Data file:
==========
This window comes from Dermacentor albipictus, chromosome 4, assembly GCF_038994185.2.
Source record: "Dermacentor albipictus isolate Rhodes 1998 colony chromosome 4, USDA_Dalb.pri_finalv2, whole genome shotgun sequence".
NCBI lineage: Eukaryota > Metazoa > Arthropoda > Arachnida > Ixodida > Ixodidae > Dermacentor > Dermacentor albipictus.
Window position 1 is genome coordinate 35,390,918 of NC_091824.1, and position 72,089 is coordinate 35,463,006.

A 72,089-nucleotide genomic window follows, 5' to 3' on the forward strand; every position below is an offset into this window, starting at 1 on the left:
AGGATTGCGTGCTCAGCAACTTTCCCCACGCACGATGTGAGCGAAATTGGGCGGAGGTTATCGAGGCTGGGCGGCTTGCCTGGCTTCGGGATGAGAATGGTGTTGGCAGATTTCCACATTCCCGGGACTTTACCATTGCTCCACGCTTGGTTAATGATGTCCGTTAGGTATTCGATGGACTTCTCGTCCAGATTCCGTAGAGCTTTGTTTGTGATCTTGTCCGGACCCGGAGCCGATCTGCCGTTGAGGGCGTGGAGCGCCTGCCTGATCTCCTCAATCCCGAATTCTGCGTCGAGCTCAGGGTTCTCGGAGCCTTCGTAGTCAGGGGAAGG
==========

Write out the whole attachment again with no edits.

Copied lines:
This window comes from Dermacentor albipictus, chromosome 4, assembly GCF_038994185.2.
Source record: "Dermacentor albipictus isolate Rhodes 1998 colony chromosome 4, USDA_Dalb.pri_finalv2, whole genome shotgun sequence".
NCBI lineage: Eukaryota > Metazoa > Arthropoda > Arachnida > Ixodida > Ixodidae > Dermacentor > Dermacentor albipictus.
Window position 1 is genome coordinate 35,390,918 of NC_091824.1, and position 72,089 is coordinate 35,463,006.

A 72,089-nucleotide genomic window follows, 5' to 3' on the forward strand; every position below is an offset into this window, starting at 1 on the left:
AGGATTGCGTGCTCAGCAACTTTCCCCACGCACGATGTGAGCGAAATTGGGCGGAGGTTATCGAGGCTGGGCGGCTTGCCTGGCTTCGGGATGAGAATGGTGTTGGCAGATTTCCACATTCCCGGGACTTTACCATTGCTCCACGCTTGGTTAATGATGTCCGTTAGGTATTCGATGGACTTCTCGTCCAGATTCCGTAGAGCTTTGTTTGTGATCTTGTCCGGACCCGGAGCCGATCTGCCGTTGAGGGCGTGGAGCGCCTGCCTGATCTCCTCAATCCCGAATTCTGCGTCGAGCTCAGGGTTCTCGGAGCCTTCGTAGTCAGGGGAAGG